Everyday Orinda – January 2020

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20-20 in 2020

    My Ancestry.com obsession concerns me. Like fans of Fortnight or Call of Duty (admittedly, I had to Google those video games because, daughters) I have a very difficult time detaching from my giant historical jigsaw puzzle.
    I can’t quit the search for one more tiny piece of the magical, intertwined story of those who came before me, even if it’s midnight and I can barely keep my eyes open. Currently, my inbox is loaded with special seasonal pricing for DNA kits, so I have a hunch many of you reading this will have received one for a holiday gift.
    If, in fact, you decide to activate a DNA test, once you receive your results you then purchase a subscription to Ancestry.com to begin searching their vast database of records for your ancestors. Especially if your test reveals unexpected news.
    You’re way down the rabbit hole before you know what hit you. Maybe a portion of your DNA came from someplace mysterious and exotic like Iceland, and now you can’t wait to see how you’re descended from Vikings. Or if not Vikings, then at least royalty. Personally, I think their logo should resemble that of a friendly skeleton stashed in a closet. The dirt is the best part.
    At this point I’d like to give a shout out to our wonderful Orinda Library – actually, any of our local Contra Costa County libraries. Frugal Fun Fact: instead of paying for an Ancestry.com subscription, if you visit our library, you can bring your laptop and log on to the library’s subscription and access Ancestry.com free of charge. Our beautiful local libraries also provide free connection to Heritage Quest, Newspapers.com and many additional obituary and genealogy databases you will definitely want to access once your addiction slowly begins to consume you.
    The Family Search Library at the Church of Jesus Christ of Latter-Day Saints’ temple in Oakland (also known as the Mormon Temple) also is an exceedingly helpful – and free – resource to budding genealogists. It is easy to become overwhelmed and frustrated at the beginning. I found my instruction from a very patient guide at the Oakland Temple library to be invaluable. One need not be a member of the church to visit and seek assistance. Appointments are not necessary, but it is wise to check their hours before heading over. (familysearch.org)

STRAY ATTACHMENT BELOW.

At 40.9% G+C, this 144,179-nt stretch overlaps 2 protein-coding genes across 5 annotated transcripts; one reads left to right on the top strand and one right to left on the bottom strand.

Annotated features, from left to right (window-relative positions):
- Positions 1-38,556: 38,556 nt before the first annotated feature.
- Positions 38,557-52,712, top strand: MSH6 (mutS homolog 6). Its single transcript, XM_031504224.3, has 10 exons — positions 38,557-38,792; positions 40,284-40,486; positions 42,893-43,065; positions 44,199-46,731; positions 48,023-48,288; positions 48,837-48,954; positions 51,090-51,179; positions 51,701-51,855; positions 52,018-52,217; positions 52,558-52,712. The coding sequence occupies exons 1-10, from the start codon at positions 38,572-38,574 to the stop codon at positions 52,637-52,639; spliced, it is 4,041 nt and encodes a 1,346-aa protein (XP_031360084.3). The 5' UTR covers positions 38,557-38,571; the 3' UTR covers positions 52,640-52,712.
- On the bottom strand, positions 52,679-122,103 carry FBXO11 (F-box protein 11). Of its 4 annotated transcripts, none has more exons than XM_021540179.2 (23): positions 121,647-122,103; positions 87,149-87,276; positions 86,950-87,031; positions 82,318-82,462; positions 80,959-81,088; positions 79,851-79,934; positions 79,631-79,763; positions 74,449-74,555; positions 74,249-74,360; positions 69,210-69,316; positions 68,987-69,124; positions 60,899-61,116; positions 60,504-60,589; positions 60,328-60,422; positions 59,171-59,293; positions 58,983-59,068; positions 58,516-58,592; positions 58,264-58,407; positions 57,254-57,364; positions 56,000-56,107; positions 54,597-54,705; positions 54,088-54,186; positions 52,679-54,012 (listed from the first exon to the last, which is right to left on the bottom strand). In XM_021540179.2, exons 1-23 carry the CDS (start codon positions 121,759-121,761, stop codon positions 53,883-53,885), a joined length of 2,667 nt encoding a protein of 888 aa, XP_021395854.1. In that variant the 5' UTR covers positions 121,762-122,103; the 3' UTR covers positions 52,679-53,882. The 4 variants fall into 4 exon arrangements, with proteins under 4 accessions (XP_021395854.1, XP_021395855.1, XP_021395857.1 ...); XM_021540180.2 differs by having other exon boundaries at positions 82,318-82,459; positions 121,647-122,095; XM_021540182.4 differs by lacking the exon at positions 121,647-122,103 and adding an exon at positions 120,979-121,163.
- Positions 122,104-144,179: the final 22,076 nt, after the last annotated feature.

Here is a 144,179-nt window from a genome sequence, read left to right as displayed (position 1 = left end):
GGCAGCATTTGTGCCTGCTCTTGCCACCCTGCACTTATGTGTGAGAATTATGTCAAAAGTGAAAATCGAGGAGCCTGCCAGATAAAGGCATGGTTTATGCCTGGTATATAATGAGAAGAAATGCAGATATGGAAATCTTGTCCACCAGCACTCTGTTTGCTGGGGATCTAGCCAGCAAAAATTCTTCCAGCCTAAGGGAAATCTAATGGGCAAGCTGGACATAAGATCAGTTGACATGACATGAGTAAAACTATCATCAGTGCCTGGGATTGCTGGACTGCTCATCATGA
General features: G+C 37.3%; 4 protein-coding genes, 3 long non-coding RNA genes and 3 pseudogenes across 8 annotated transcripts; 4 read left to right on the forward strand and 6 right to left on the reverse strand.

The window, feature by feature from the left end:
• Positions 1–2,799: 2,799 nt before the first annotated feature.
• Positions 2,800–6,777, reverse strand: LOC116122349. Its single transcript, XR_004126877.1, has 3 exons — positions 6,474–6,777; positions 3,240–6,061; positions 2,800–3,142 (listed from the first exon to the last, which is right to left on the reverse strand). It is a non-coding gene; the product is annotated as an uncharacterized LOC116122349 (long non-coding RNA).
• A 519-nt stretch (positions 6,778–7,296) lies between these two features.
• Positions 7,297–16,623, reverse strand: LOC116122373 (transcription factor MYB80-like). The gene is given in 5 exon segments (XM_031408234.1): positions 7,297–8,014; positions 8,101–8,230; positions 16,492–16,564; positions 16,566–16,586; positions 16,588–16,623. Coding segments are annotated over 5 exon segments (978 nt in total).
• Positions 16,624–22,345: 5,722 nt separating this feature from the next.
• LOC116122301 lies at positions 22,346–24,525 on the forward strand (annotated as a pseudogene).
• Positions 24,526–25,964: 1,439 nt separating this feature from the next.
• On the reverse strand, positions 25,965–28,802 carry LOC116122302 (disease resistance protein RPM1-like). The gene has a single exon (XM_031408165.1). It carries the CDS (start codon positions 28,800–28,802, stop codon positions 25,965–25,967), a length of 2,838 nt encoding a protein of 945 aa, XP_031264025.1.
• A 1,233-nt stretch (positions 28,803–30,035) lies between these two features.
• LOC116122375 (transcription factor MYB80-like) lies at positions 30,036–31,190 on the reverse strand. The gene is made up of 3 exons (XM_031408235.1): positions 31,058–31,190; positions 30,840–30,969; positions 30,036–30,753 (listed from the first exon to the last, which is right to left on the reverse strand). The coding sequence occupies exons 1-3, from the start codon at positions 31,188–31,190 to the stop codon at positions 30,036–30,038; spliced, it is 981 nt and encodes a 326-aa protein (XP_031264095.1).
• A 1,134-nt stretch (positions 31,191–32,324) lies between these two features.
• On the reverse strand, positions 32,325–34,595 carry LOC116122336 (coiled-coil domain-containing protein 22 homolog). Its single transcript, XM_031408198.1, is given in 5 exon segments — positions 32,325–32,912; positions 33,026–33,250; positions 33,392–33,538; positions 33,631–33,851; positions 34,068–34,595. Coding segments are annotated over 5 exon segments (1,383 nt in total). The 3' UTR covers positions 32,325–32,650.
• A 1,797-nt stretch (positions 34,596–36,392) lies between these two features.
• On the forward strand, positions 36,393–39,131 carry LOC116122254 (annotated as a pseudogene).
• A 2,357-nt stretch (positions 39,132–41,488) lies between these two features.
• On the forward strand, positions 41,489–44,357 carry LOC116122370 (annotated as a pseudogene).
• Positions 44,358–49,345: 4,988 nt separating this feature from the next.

Ironically, although your teens should be happy that your new obsession substantially derails your focused tracking of their weekend whereabouts, don’t get hurt feelings if your family thinks your new hobby is bonkers.
    Your excitement and downright thrill over learning how your great great grandmother married a man twice her age, or how your great grandfather had the audacity to remarry a mere 60 days after your great grandmother died, or how your great great uncle worked at Buffalo Bill’s Wyoming dude ranch might garner only an eye roll or two at best. Excavating these interesting, long-buried tidbits triggers a dopamine ding similar to seeing “likes” on social media, or reaching a new level or a new world in gaming. It’s easy to get hooked.
    Researching my family tree often feels like I’m watching this epic historical drama starring these fabulous characters I’ve brought back to life, yet I’m the only one interested in the plot. I’ve since decided that one has to reach a certain “vintage” in order to fully appreciate the past.
    When we’re young, the past and the future fall away; we live only in the present. Think about it, has your kid ever offered to book a dinner reservation? But if my mother were still alive, the fun we would have investigating the past together. Family genealogy would have been an amazing shared hobby for us.
    Unfortunately, the eye-rolling history repeats itself. When my mom would eagerly discuss her genealogical findings with me – which, incidentally were obtained the hard way, before records were but a mere tap on the keyboard away – I brushed her off, as disinterested as a self-centered adolescent could be. Mom’s having a good laugh now, from her all-knowing vantage point in the Great Beyond. “You may never learn why Great Uncle Field M. Carmichael left his motion picture executive career in Los Angeles and moved to Nebraska to die,” she laughs, good naturedly. “But I’m sitting right here having coffee with him!”
    Thanks to record databases and newspaper archives, I can construct a rough outline of the lives of my various ancestors. I find myself wishing for more juicy details to color in the total portrait of their personality.
    My habits make me wonder what our great great grandchildren will think when they research us. If they are able to access our social media accounts, little, if anything, will be left to their imagination. Perhaps directing a keen eye to the future, and picturing how we will be perceived by our descendants in the year 2150 will help us course-correct for the new year ahead; help us to implement all of our good intentions.
    Let’s literally have 20-20 in 2020. Let’s look to the past as well as the future. Let this be the year we truly act upon what sort of legacy we leave to those of us who, I feel certain, will be curious about us. Someday.

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